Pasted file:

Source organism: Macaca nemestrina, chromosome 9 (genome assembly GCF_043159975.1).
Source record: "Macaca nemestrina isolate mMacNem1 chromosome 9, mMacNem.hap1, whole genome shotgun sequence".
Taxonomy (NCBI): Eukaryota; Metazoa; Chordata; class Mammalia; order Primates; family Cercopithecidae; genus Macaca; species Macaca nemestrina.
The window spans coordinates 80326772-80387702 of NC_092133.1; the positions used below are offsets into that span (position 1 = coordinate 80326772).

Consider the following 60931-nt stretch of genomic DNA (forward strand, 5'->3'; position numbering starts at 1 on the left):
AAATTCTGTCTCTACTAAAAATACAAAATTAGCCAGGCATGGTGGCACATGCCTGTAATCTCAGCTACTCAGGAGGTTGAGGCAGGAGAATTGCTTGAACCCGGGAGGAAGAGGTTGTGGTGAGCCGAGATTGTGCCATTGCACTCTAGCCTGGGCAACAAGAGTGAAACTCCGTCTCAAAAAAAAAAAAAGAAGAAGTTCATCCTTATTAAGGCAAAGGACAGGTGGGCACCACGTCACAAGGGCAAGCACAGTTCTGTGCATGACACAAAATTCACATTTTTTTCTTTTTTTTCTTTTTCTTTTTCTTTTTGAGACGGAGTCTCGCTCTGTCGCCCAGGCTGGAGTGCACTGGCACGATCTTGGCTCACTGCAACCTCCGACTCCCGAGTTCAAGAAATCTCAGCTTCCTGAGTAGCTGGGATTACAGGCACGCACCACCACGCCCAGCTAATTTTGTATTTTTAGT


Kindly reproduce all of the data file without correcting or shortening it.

Source organism: Macaca nemestrina, chromosome 9 (genome assembly GCF_043159975.1).
Source record: "Macaca nemestrina isolate mMacNem1 chromosome 9, mMacNem.hap1, whole genome shotgun sequence".
Taxonomy (NCBI): Eukaryota; Metazoa; Chordata; class Mammalia; order Primates; family Cercopithecidae; genus Macaca; species Macaca nemestrina.
The window spans coordinates 80326772-80387702 of NC_092133.1; the positions used below are offsets into that span (position 1 = coordinate 80326772).

Consider the following 60931-nt stretch of genomic DNA (forward strand, 5'->3'; position numbering starts at 1 on the left):
AAATTCTGTCTCTACTAAAAATACAAAATTAGCCAGGCATGGTGGCACATGCCTGTAATCTCAGCTACTCAGGAGGTTGAGGCAGGAGAATTGCTTGAACCCGGGAGGAAGAGGTTGTGGTGAGCCGAGATTGTGCCATTGCACTCTAGCCTGGGCAACAAGAGTGAAACTCCGTCTCAAAAAAAAAAAAAGAAGAAGTTCATCCTTATTAAGGCAAAGGACAGGTGGGCACCACGTCACAAGGGCAAGCACAGTTCTGTGCATGACACAAAATTCACATTTTTTTCTTTTTTTTCTTTTTCTTTTTCTTTTTGAGACGGAGTCTCGCTCTGTCGCCCAGGCTGGAGTGCACTGGCACGATCTTGGCTCACTGCAACCTCCGACTCCCGAGTTCAAGAAATCTCAGCTTCCTGAGTAGCTGGGATTACAGGCACGCACCACCACGCCCAGCTAATTTTGTATTTTTAGT